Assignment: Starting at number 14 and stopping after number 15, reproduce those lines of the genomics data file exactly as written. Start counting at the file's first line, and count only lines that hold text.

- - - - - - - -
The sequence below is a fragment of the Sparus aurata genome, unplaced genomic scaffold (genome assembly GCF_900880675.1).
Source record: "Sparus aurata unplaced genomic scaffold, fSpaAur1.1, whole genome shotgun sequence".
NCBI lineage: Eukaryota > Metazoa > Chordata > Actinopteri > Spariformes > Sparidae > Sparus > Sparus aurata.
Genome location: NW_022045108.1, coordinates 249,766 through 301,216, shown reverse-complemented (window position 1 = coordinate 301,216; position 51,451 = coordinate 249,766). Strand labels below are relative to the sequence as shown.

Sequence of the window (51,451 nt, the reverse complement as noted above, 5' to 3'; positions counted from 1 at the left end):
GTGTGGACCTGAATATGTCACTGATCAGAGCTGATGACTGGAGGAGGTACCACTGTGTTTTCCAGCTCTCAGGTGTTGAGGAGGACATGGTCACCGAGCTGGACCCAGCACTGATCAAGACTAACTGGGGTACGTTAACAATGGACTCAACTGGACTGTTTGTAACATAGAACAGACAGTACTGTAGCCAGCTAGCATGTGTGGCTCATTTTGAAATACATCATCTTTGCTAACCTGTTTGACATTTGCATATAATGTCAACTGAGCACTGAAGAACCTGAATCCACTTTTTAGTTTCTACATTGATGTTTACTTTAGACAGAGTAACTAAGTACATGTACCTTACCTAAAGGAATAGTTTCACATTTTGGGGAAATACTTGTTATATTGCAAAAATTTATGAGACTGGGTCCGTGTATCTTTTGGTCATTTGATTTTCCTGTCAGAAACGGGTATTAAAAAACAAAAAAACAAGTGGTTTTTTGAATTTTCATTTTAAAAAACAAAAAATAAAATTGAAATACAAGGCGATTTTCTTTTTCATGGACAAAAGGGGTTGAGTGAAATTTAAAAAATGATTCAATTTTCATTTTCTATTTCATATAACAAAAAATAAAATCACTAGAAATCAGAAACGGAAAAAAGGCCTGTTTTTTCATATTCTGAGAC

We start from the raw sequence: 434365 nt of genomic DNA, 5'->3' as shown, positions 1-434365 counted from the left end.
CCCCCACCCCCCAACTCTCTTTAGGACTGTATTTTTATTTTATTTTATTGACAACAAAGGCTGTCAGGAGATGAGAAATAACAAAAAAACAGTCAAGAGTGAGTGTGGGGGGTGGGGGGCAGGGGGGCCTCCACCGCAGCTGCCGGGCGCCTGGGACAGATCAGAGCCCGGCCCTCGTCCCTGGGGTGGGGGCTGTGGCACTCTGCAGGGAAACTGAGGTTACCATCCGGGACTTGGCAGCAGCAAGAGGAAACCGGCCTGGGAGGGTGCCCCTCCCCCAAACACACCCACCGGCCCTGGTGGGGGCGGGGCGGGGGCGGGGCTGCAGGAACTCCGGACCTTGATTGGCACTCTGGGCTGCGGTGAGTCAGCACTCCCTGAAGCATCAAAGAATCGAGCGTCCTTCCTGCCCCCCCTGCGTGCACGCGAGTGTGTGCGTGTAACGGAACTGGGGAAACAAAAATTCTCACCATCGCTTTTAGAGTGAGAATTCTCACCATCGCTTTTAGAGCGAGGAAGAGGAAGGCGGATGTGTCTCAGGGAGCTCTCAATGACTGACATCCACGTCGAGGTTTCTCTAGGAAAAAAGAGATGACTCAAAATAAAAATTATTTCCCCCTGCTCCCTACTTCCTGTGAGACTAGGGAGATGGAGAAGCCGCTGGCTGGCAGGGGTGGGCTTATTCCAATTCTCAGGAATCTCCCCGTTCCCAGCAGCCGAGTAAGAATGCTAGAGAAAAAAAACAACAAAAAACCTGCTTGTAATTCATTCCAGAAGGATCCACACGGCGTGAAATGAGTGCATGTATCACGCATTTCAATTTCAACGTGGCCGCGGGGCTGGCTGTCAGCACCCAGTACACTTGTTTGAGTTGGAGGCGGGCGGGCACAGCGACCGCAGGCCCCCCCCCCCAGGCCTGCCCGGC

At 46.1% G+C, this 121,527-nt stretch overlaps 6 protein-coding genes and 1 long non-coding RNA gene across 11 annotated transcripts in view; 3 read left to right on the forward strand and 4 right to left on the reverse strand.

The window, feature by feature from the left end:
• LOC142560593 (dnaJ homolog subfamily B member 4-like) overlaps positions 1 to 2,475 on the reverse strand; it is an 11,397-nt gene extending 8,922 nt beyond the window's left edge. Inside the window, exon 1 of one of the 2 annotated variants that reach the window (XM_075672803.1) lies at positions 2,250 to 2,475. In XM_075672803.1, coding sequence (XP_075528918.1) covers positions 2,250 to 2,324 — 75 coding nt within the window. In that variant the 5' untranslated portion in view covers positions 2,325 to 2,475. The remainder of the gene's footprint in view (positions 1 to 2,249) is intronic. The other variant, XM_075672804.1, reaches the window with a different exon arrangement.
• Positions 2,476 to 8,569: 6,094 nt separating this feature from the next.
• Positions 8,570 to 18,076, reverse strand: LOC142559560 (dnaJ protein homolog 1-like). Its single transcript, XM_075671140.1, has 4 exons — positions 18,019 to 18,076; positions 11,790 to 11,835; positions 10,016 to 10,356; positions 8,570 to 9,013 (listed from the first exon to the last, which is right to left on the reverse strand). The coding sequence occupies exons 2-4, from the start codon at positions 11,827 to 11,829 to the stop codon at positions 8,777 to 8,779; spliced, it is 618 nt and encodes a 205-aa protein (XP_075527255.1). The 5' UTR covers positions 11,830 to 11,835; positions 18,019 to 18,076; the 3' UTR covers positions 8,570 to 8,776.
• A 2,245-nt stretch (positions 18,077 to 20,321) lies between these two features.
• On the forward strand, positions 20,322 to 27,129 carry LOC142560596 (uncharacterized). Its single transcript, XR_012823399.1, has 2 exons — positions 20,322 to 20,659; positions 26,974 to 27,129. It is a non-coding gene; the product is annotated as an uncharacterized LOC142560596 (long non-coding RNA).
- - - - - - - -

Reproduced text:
• A 2,245-nt stretch (positions 18,077 to 20,321) lies between these two features.
• On the forward strand, positions 20,322 to 27,129 carry LOC142560596 (uncharacterized). Its single transcript, XR_012823399.1, has 2 exons — positions 20,322 to 20,659; positions 26,974 to 27,129. It is a non-coding gene; the product is annotated as an uncharacterized LOC142560596 (long non-coding RNA).